Commas Before and After 'Still'

When meaning "nevertheless", add a comma after "still" at the start of a sentence or clause. When using "still" as a regular adverb, to modify a single word, do not use commas to separate "still" from the verb or adjective it describes.

When using "still" as a regular adverb, to modify a single word, do not use commas to separate "still" from the verb or adjective it describes.

Emma can do it because she is still young.

Emma can do it because she is, still young.

When meaning "nevertheless", add a comma after "still" at the start of a sentence or clause.

John is very lucky to have you; still, he doesn't love you.

But the comma is optional in mid-sentence if the interruption of the flow is slight.

Those who take the greatest care still make mistakes.

1. How to Use 'Still'

As an adverb, "still" is typically used:

  • to indicate that something is quiet or has no motion (e.g., "Sit still.")
  • to express or emphasize that something is continuing (e.g., "I still have a cold.")
  • to describe a situation that should have happened, but it has not happened (e.g., "I still haven't found a job.")
  • as a synonym of "nevertheless" to show contrast and surprise (e.g., "We studied English punctuation, and sometimes we are still not certain when to use a comma.")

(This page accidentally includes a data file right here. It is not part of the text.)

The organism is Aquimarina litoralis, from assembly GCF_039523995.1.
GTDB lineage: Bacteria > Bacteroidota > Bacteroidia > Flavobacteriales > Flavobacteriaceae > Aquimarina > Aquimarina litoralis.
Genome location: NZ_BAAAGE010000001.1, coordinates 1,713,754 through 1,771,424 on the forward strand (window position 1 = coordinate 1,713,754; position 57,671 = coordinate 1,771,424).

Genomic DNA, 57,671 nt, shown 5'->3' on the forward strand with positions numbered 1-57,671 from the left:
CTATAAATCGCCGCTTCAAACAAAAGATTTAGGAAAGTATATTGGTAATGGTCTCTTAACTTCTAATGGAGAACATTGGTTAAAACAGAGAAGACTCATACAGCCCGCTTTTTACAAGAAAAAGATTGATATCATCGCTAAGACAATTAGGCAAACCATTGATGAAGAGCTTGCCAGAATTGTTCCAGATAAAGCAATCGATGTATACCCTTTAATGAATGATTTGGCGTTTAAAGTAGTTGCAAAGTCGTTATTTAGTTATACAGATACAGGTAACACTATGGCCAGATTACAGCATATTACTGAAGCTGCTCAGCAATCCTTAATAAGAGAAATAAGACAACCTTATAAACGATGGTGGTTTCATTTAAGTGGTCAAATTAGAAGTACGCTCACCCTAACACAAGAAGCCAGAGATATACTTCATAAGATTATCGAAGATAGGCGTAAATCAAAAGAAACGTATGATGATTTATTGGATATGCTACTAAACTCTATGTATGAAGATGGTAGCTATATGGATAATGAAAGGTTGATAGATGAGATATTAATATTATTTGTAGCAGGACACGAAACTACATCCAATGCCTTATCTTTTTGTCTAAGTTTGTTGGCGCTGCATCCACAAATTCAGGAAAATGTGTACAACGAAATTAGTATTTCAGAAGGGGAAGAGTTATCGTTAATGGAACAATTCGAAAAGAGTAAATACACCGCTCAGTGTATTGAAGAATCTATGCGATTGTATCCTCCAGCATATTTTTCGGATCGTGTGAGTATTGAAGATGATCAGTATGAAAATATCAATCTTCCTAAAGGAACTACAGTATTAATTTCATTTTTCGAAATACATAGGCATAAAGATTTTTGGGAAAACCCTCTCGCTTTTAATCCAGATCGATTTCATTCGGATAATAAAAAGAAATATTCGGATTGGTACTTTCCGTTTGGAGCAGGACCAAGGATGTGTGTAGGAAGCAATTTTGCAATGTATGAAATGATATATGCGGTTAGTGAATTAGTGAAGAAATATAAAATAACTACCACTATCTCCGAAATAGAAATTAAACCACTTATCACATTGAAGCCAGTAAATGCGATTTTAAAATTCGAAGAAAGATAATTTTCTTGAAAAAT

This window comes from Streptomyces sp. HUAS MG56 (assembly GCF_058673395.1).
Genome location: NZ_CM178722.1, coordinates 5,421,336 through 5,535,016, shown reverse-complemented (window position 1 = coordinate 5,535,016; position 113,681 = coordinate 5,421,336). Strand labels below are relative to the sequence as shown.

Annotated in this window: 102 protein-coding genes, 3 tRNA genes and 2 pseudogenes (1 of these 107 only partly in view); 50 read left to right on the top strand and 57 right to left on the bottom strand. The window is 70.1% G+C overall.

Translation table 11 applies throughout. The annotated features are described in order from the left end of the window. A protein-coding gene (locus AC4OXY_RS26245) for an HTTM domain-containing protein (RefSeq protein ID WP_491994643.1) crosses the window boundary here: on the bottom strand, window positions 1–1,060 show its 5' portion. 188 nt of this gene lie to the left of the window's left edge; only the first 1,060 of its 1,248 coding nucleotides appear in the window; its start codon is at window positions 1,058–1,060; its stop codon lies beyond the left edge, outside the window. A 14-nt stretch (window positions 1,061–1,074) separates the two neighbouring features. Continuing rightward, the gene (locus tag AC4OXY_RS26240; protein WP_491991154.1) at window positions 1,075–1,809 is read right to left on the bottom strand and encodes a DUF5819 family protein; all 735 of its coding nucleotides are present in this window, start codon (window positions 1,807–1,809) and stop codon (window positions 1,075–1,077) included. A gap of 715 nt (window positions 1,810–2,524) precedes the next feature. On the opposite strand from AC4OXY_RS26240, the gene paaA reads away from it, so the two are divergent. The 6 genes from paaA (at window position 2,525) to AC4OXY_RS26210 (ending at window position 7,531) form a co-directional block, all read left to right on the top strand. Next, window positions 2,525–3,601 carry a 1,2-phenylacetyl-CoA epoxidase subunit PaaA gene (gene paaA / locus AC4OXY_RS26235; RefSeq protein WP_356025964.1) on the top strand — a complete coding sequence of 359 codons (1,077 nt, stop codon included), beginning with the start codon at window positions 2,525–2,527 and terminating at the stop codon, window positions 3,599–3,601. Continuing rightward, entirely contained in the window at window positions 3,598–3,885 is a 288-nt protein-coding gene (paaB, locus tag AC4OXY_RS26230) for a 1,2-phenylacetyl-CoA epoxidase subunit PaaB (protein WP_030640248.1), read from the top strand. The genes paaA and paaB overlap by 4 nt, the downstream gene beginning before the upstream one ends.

2. 'Still' as a Regular Adverb

In general, do not use commas to separate regular adverbs of time from the verb, adjective, or adverb they modify.

Be still while I take your blood pressure.

Be still, while I take your blood pressure.

In the previous sentence, "still" modifies a single word ("be"), so no comma.

The following sentence shows how to use "still" to express that something is continuing.

I still want to be with you.

Again, no comma before or after "still" because it describes a single word ("want" in the example above).

3. 'Still' as a Conjunctive Adverb

Use a comma after "still" at the start of a sentence when meaning "nevertheless" or "in spite of that".

You may want to buy a new vehicle. Still, you don't have to. You can repair your own car.

In sentences like these, "still" is a conjunctive adverb, which help us connect two thoughts.

I've been studying German for three years; still, I cannot understand it well.

The comma after "still" signals that the adverb modifies the whole clause or sentence that follows.

We've been working hard on the software development project. Still, the program does not work correctly.

At the beginning of a sentence, "still" should be preceded by a semicolon or a period.

Olivia is smart and creative; still, she can't solve the puzzle.

We can also use "still" in the middle or at the end of a sentence to mean "nevertheless". In this case, we use commas to stress an interruption.

Peter didn't play well last Sunday, but he is, still, the best player of the team.

But no comma is necessary if the interruption is slight.

It seems crazy, but you still can do it.

You may be angry at her, but she's still your sister.

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